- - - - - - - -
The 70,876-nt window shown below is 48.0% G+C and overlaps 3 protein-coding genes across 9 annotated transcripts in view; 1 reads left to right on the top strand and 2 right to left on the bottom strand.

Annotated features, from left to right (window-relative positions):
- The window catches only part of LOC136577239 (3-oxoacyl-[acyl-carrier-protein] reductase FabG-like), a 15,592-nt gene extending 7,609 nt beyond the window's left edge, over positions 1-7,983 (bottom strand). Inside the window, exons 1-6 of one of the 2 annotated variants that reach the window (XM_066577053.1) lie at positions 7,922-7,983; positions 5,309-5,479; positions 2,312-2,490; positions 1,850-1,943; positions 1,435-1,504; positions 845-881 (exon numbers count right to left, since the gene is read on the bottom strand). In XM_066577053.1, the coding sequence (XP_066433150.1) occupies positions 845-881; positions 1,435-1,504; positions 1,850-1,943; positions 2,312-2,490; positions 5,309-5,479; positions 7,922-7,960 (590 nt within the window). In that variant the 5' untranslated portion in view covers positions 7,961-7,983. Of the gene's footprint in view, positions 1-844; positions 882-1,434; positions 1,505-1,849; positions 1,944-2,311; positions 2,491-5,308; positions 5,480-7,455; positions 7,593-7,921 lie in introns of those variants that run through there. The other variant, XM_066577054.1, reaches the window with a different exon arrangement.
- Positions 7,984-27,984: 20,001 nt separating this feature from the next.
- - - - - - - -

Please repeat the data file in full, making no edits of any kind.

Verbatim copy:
The 70,876-nt window shown below is 48.0% G+C and overlaps 3 protein-coding genes across 9 annotated transcripts in view; 1 reads left to right on the top strand and 2 right to left on the bottom strand.

Annotated features, from left to right (window-relative positions):
- The window catches only part of LOC136577239 (3-oxoacyl-[acyl-carrier-protein] reductase FabG-like), a 15,592-nt gene extending 7,609 nt beyond the window's left edge, over positions 1-7,983 (bottom strand). Inside the window, exons 1-6 of one of the 2 annotated variants that reach the window (XM_066577053.1) lie at positions 7,922-7,983; positions 5,309-5,479; positions 2,312-2,490; positions 1,850-1,943; positions 1,435-1,504; positions 845-881 (exon numbers count right to left, since the gene is read on the bottom strand). In XM_066577053.1, the coding sequence (XP_066433150.1) occupies positions 845-881; positions 1,435-1,504; positions 1,850-1,943; positions 2,312-2,490; positions 5,309-5,479; positions 7,922-7,960 (590 nt within the window). In that variant the 5' untranslated portion in view covers positions 7,961-7,983. Of the gene's footprint in view, positions 1-844; positions 882-1,434; positions 1,505-1,849; positions 1,944-2,311; positions 2,491-5,308; positions 5,480-7,455; positions 7,593-7,921 lie in introns of those variants that run through there. The other variant, XM_066577054.1, reaches the window with a different exon arrangement.
- Positions 7,984-27,984: 20,001 nt separating this feature from the next.